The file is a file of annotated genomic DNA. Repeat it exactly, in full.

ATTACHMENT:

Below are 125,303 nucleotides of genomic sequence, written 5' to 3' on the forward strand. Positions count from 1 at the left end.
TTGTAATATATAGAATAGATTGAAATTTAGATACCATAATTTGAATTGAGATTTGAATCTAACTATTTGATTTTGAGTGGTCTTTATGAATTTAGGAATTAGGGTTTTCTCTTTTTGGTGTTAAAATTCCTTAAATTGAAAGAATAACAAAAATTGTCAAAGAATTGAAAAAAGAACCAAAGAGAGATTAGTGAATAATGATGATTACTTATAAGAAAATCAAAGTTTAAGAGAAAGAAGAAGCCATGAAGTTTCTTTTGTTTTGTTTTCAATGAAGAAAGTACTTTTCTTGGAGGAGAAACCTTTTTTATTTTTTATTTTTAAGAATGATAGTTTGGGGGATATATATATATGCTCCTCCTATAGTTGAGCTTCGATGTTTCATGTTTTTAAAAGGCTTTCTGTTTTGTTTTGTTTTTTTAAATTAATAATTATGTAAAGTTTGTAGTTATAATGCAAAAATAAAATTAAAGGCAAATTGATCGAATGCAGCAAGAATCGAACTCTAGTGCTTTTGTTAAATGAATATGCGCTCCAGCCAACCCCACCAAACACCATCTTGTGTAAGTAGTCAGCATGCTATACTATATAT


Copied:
Below are 125,303 nucleotides of genomic sequence, written 5' to 3' on the forward strand. Positions count from 1 at the left end.
TTGTAATATATAGAATAGATTGAAATTTAGATACCATAATTTGAATTGAGATTTGAATCTAACTATTTGATTTTGAGTGGTCTTTATGAATTTAGGAATTAGGGTTTTCTCTTTTTGGTGTTAAAATTCCTTAAATTGAAAGAATAACAAAAATTGTCAAAGAATTGAAAAAAGAACCAAAGAGAGATTAGTGAATAATGATGATTACTTATAAGAAAATCAAAGTTTAAGAGAAAGAAGAAGCCATGAAGTTTCTTTTGTTTTGTTTTCAATGAAGAAAGTACTTTTCTTGGAGGAGAAACCTTTTTTATTTTTTATTTTTAAGAATGATAGTTTGGGGGATATATATATATGCTCCTCCTATAGTTGAGCTTCGATGTTTCATGTTTTTAAAAGGCTTTCTGTTTTGTTTTGTTTTTTTAAATTAATAATTATGTAAAGTTTGTAGTTATAATGCAAAAATAAAATTAAAGGCAAATTGATCGAATGCAGCAAGAATCGAACTCTAGTGCTTTTGTTAAATGAATATGCGCTCCAGCCAACCCCACCAAACACCATCTTGTGTAAGTAGTCAGCATGCTATACTATATAT